By Danny LeRoy
and Jason Clemens
The Fraser Institute
Why are broad trade agreements that benefit almost all Canadians being jeopardized to protect a small subset of farmers, estimated at 13,500 across Canada?
The United States has repeatedly indicated that a key tension in North American Free Trade (NAFTA) renegotiations is Canada’s protection of dairy, poultry and egg producers. These protectionist policies, known as supply management, were also an irritant in the Trans-Pacific Partnership negotiations.
Supply management is a set of government-imposed production quotas and structured prices to limit domestic supply while impeding consumer access to foreign imports through high tariffs. The outcome is reduced choice and higher prices for consumers, and higher revenues for producers.
An often overlooked aspect of this protectionism is that it disproportionately affects the poor. A 2012 analysis by economists Christopher Sarlo and Larry Martin concluded that poorer families spend almost 25 per cent of their income on food compared to less than six per cent for high-income families. Policies that raise prices of milk, butter, cheese, eggs and chicken affect lower-income families, and those with children, to a greater degree than other families.
A more recent analysis calculated the annual grocery bill for lower-income families was $339 higher due to supply management.
Both studies, as well as others, characterized supply management as highly regressive – meaning that it falls most heavily on lower-income families.
A common defence is that supply and border controls ensure an appropriate availability of high-quality, domestically-produced goods. However, this response ignores the reality in other jurisdictions where consumers and producers enjoy the benefits of more open, free-flowing exchange.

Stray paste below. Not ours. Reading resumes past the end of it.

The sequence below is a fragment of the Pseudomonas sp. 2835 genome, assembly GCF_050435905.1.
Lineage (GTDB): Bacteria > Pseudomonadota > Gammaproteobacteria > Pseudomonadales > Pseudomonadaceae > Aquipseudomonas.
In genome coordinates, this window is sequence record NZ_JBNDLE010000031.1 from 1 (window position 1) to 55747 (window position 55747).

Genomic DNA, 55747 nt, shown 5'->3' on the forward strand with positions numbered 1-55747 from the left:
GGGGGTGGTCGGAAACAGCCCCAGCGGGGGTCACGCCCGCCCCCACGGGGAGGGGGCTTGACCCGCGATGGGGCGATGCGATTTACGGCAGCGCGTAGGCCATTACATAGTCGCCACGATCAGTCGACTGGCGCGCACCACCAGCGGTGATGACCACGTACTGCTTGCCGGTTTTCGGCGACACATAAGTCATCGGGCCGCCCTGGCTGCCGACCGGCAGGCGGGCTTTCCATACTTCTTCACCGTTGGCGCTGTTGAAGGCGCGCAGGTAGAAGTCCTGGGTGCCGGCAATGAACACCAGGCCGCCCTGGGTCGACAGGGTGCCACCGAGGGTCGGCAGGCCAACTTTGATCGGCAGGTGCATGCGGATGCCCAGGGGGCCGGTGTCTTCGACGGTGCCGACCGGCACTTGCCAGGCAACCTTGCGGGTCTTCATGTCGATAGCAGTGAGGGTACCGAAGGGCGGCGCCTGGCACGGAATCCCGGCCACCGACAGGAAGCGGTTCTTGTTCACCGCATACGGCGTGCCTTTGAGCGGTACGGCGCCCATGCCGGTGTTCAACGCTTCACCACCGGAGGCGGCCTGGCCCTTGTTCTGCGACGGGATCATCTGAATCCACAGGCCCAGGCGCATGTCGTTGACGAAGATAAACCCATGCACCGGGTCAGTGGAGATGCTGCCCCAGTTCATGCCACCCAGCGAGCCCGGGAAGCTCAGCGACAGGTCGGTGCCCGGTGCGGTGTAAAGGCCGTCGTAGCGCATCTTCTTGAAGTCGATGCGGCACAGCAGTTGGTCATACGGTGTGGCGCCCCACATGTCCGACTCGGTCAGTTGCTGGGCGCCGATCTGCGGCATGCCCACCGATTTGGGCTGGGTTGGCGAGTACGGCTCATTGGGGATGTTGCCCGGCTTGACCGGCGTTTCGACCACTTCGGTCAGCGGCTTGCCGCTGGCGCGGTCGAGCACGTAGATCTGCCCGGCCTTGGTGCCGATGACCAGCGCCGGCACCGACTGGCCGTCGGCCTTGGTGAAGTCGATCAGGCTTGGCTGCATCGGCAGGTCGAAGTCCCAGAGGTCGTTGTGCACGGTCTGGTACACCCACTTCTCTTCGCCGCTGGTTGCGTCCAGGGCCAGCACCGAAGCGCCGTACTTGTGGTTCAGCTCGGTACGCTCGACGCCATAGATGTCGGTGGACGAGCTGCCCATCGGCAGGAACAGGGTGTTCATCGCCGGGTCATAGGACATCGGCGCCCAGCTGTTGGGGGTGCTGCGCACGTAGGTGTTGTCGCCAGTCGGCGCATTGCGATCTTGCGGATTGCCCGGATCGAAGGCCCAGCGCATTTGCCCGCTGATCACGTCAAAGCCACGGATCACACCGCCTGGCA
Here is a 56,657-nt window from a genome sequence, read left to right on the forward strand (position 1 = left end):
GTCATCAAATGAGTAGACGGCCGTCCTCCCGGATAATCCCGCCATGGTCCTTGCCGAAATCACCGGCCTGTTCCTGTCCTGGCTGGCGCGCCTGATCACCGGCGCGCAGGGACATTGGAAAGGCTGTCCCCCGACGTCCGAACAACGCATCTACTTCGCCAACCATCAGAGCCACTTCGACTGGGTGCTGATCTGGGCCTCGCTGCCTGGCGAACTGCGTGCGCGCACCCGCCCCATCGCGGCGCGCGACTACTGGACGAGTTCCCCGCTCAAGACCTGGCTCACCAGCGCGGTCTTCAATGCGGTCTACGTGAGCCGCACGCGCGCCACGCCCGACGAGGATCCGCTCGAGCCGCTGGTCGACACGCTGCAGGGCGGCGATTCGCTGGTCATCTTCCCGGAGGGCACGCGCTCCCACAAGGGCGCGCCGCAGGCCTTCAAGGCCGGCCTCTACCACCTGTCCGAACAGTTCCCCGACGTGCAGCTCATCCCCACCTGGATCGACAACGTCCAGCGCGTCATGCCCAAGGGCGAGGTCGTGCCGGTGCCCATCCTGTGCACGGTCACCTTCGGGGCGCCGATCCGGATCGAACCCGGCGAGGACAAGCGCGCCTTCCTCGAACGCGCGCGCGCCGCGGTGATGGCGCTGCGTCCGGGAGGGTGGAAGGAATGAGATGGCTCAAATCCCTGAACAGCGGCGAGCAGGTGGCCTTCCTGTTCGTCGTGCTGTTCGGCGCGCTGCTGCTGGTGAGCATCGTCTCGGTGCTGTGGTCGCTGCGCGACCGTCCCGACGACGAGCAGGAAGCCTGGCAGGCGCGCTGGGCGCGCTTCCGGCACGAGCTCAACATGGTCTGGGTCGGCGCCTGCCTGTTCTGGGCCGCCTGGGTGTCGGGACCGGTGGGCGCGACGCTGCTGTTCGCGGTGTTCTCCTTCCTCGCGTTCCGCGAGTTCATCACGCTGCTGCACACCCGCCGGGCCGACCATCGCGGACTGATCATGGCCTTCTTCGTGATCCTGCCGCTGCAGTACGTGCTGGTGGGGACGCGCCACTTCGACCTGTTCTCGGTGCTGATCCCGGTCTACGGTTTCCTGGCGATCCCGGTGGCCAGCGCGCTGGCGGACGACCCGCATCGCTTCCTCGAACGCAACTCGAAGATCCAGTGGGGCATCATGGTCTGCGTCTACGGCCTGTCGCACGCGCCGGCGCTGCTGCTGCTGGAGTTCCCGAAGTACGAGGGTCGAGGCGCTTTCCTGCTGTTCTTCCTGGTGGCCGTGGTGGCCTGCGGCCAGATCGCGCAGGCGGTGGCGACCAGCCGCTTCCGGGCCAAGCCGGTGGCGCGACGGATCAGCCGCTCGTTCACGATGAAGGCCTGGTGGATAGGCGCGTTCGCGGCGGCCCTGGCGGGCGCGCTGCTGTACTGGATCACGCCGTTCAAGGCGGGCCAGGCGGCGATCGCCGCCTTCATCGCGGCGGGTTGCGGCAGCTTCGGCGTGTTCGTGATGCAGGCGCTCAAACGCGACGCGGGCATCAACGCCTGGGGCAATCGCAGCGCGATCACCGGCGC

In Australia and New Zealand, for example, the agricultural protectionism systems were dismantled, with residents enjoying the resulting benefits of lower costs and improved choices. These experiences provide insight on the best and most efficient ways to eliminate supply management in Canada.
The federal government should deregulate the production and marketing of supply-managed commodities, and tariffs should be abolished on imports of dairy and poultry products. These two measures would offer all consumers and all producers in Canada a wider, more competitive market to buy and sell.
During the transition, a temporary tax – in the strictest sense – could be introduced so prices for supply-managed consumer goods wouldn’t change for a short specific time, perhaps three or four years. The collected proceeds could be used to compensate producers for the loss of quotas. The amounts provided should reflect the length of time each producer benefited from the quotas; the longer a producer enjoyed that benefit, the smaller the payout.
Dismantling supply management would provide tremendous opportunities for Canadians. While all consumers would gain, lower-income households and those with children would benefit most. It would remove a major irritant at a critical time in trade negotiations. And it would expand existing agri-food markets and open new markets for Canadian producers.
Danny LeRoy is an agricultural economist at the University of Lethbridge and senior fellow of the Fraser Institute. Jason Clemens is the executive vice-president at the Fraser Institute.
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